Star Wars Explained is our ongoing series where we delve into the latest Star Wars shows, movies, trailers, and news stories to divine the franchise’s future. This entry examines the announcement that Dark Horse Comics will once again publish new Star Wars stories. Hell, yeah.
For over a thousand generations (or at least what felt like it), Dark Horse Comics was the guardian of peace and justice in the old Republic…before the dark times…before the empire…before The Walt Disney Company.
Okay, forgive my Obi-Wan Kenobi cribbing. Disney and the Emperor are not a one-to-one comparison (maybe), but I yank that Star Wars line as a means of underscoring how incredibly dry the years were between Return of the Jedi and The Phantom Menace. For a Jedi junkie craving new adventures with the Skywalker fam, the late ’80s and early ’90s were an excruciating period until the comics publisher got to work.
A Long Time Ago…
From 1991 to 2014, Dark Horse put out a wide array of titles, exploring Star Wars in a way that the movies could never allow. With series such as Dark Empire and X–Wing Rogue Squadron, the comics company stretched beyond Return of the Jedi, providing a logical path where Luke Skywalker would take the New Republic and a reemerging Jedi order, and it did not look anything like The Force Awakens.
Then, comics such as Tales of the Jedi cracked open the galactic history books, exposing how the Star Wars universe came to be as we first met it in A New Hope. These were tomes we would happily investigate, ditching schoolwork to study Millennium Falcon blueprints and Sith family trees.
The End of an Era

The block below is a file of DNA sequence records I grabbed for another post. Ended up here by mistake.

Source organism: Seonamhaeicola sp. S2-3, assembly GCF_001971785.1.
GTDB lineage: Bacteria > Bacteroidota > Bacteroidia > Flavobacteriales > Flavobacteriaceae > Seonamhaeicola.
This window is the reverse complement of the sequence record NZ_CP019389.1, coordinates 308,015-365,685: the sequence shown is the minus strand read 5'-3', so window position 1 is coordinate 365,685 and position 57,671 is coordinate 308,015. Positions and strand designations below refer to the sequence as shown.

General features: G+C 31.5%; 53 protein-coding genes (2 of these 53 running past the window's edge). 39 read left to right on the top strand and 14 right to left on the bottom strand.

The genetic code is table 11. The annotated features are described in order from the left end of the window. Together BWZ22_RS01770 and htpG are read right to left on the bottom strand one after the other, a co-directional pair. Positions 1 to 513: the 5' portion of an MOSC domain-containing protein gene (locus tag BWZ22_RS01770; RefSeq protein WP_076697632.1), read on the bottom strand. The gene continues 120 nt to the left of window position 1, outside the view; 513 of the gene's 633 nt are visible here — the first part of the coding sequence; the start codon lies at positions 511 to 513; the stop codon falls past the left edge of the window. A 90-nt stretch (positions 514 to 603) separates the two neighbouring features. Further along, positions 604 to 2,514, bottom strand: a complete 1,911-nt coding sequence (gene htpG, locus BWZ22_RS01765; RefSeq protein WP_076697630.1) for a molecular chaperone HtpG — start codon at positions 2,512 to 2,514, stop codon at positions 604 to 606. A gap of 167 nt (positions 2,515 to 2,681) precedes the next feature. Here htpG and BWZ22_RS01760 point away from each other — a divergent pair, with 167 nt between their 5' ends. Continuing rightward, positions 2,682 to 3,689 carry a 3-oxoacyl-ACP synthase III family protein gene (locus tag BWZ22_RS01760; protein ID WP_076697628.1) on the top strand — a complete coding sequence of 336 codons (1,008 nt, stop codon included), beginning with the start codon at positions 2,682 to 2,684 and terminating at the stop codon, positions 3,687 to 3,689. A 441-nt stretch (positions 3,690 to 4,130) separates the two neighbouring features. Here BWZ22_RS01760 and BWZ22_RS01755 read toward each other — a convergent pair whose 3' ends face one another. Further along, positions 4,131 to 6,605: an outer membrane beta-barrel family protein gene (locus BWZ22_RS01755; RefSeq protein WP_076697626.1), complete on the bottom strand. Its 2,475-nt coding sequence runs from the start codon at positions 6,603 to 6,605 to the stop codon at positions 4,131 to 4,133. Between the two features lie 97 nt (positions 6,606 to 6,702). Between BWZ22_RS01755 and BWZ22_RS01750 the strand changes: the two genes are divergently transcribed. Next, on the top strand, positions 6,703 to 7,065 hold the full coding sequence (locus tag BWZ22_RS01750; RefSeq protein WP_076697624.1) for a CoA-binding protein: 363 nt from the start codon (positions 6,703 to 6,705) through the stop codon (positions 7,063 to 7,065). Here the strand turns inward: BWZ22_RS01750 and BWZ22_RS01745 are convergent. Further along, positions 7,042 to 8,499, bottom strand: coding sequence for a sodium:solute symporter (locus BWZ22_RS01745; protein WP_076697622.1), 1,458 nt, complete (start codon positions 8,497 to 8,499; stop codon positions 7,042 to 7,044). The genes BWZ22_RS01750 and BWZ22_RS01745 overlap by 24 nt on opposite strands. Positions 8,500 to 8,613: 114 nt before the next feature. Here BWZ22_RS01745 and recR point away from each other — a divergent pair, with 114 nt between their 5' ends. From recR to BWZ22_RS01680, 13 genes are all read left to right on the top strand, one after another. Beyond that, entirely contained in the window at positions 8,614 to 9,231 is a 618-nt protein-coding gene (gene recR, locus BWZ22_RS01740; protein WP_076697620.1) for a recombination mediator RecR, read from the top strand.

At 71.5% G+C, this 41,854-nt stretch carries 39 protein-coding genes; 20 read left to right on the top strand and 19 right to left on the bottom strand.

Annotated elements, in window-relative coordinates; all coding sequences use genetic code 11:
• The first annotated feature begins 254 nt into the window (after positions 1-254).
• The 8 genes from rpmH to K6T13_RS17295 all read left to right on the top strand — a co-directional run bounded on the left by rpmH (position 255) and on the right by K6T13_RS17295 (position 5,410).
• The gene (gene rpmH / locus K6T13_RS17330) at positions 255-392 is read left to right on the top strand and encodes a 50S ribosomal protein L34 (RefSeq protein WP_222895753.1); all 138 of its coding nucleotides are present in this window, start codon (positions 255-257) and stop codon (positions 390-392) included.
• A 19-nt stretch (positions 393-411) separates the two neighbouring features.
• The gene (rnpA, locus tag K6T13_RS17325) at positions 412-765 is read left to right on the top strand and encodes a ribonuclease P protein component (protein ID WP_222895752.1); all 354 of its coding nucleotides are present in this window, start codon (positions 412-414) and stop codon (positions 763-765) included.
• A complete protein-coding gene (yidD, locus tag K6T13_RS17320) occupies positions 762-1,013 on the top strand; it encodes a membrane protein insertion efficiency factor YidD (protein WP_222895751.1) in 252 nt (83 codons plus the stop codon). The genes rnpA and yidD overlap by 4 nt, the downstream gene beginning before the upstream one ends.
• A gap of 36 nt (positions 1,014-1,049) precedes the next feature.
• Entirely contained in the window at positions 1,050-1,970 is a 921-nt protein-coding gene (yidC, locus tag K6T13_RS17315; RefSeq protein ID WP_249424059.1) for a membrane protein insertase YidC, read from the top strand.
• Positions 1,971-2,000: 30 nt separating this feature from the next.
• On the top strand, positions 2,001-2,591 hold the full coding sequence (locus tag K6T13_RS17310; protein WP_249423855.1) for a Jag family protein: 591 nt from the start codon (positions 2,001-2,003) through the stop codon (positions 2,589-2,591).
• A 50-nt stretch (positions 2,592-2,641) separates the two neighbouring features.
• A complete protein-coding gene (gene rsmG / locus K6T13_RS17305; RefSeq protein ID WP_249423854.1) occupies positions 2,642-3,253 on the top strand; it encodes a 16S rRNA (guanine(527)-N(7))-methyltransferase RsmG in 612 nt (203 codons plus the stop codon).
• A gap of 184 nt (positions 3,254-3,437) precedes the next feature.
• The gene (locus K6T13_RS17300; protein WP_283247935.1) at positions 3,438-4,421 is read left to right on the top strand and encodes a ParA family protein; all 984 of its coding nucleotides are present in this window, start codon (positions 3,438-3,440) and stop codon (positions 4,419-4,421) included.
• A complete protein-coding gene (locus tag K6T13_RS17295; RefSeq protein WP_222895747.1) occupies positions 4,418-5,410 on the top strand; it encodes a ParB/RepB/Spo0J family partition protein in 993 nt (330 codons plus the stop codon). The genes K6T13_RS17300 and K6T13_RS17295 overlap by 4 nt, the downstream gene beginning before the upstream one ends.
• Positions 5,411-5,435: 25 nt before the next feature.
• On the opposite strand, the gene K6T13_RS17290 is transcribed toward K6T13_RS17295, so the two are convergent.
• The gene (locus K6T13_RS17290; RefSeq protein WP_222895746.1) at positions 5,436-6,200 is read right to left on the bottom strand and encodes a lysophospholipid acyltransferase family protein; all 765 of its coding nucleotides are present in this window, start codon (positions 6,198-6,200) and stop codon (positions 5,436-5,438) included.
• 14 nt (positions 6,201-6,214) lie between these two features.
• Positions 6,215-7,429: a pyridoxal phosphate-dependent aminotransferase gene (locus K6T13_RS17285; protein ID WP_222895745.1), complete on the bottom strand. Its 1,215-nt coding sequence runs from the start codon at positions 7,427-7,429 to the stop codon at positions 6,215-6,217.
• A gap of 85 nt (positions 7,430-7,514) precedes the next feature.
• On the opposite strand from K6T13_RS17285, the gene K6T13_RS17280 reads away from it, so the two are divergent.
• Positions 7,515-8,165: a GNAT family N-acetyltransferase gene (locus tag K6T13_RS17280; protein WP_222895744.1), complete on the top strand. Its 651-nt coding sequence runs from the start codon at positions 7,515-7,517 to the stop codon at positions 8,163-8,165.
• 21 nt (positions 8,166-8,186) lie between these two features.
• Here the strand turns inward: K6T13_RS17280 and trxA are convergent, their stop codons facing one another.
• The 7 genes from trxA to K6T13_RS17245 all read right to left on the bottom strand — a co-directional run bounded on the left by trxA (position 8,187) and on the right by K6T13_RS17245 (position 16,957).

When Disney acquired Star Wars in 2012, the mouse house gave the comic book chore to their other franchise jewel, Marvel. Eventually, new titles started flooding the market, preparing audiences for the arrival of The Force Awakens three years later.
The Dark Horse comics were labeled non-canon, and their post-Return of the Jedi plots were eradicated so they wouldn’t interfere with future cinematic sequels. Marvel created the Legends brand, a publishing umbrella where the company could reprint the old stories for new readers, but in a manner that clearly defined them as non-consequential.
The publisher then threw its top talent at their rebooted in-canon stories. The results were quality, but a lingering sting remained as popular characters like Tag and Bink blinked from existence.
Dark Horse Comics was there for us Star Wars geeks when no one else was. As a result, this era occupies tremendous nostalgic value for many. Marvel is cool and all, but they never had our back.
Star Wars is Back at Dark Horse Comics!
Now comes word that Dark Horse Comics will once again produce Star Wars comics. The headline sent shivers throughout the fandom, even though the press release is not as revolutionary on closer inspection. According to Dark Horse founder and CEO Mike Richardson, the publisher will focus on the all-ages Star Wars line, including comics from every era in the franchise. So, Marvel will still be responsible for their current titles where lightsabers can happily sever limbs from torsos.
Currently, IDW Publishing is in charge of the kiddie Star Wars comics. While the Dark Horse news makes no mention of that relationship coming to an end, there have been rumors saying as much. They’re the new old guys and Dark Horse is the old new guys.